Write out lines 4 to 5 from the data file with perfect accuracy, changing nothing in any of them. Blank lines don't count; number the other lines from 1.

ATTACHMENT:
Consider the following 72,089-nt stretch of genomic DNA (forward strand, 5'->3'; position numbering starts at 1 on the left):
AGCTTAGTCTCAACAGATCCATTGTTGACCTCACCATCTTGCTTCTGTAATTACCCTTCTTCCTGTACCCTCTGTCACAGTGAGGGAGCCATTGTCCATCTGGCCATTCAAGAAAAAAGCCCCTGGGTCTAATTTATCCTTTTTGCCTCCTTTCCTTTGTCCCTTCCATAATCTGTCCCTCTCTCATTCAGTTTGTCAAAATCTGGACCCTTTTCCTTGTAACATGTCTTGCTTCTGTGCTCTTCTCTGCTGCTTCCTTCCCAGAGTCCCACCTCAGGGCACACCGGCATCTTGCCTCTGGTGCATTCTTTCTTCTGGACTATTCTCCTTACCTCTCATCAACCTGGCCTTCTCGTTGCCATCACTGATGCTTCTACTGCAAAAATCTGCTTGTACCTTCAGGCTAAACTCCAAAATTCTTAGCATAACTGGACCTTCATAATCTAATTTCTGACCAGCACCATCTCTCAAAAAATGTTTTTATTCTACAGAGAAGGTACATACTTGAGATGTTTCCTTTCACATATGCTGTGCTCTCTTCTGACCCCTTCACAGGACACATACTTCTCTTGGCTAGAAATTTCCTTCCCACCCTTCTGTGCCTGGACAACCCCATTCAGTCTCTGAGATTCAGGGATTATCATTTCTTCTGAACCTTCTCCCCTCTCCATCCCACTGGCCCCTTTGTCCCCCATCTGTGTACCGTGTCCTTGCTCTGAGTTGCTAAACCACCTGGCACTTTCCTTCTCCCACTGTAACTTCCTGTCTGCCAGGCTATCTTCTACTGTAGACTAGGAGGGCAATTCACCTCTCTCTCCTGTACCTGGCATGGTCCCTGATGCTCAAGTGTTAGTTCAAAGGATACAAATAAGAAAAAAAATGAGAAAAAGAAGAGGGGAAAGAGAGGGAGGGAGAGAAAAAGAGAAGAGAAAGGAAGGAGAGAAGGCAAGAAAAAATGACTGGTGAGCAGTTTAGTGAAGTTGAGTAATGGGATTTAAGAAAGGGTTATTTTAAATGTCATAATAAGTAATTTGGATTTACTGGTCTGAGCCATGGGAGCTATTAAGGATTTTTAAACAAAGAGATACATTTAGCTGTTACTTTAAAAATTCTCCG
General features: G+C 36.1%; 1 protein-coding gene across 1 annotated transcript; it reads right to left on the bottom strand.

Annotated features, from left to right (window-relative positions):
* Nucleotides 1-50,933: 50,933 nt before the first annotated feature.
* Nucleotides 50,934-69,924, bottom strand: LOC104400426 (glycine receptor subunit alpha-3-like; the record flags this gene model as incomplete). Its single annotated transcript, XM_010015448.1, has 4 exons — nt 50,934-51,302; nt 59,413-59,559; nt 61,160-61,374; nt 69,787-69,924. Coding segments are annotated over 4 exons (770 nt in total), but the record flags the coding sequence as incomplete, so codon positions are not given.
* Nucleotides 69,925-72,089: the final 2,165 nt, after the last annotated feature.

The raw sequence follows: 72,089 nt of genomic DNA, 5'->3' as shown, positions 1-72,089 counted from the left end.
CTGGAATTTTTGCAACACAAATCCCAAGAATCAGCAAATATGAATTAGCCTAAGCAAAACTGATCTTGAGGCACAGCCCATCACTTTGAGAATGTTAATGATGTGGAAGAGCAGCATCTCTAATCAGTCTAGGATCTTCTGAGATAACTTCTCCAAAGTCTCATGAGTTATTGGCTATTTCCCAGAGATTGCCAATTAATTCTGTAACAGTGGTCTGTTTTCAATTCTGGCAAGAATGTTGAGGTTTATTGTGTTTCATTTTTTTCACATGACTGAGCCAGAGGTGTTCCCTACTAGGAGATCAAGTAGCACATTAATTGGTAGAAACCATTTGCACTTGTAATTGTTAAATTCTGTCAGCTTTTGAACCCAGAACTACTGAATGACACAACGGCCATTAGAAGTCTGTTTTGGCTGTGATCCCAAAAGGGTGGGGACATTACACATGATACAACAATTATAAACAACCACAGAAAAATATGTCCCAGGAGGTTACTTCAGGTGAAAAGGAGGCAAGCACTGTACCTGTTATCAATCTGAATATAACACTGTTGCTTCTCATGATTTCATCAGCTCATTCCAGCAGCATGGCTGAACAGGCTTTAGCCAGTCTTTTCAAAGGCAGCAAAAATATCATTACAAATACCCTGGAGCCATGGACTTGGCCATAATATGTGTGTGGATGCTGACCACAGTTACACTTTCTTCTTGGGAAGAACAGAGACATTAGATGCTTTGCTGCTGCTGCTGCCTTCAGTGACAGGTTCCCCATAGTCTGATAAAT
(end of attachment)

Annotated features, from left to right (window-relative positions):
* Nucleotides 1-50,933: 50,933 nt before the first annotated feature.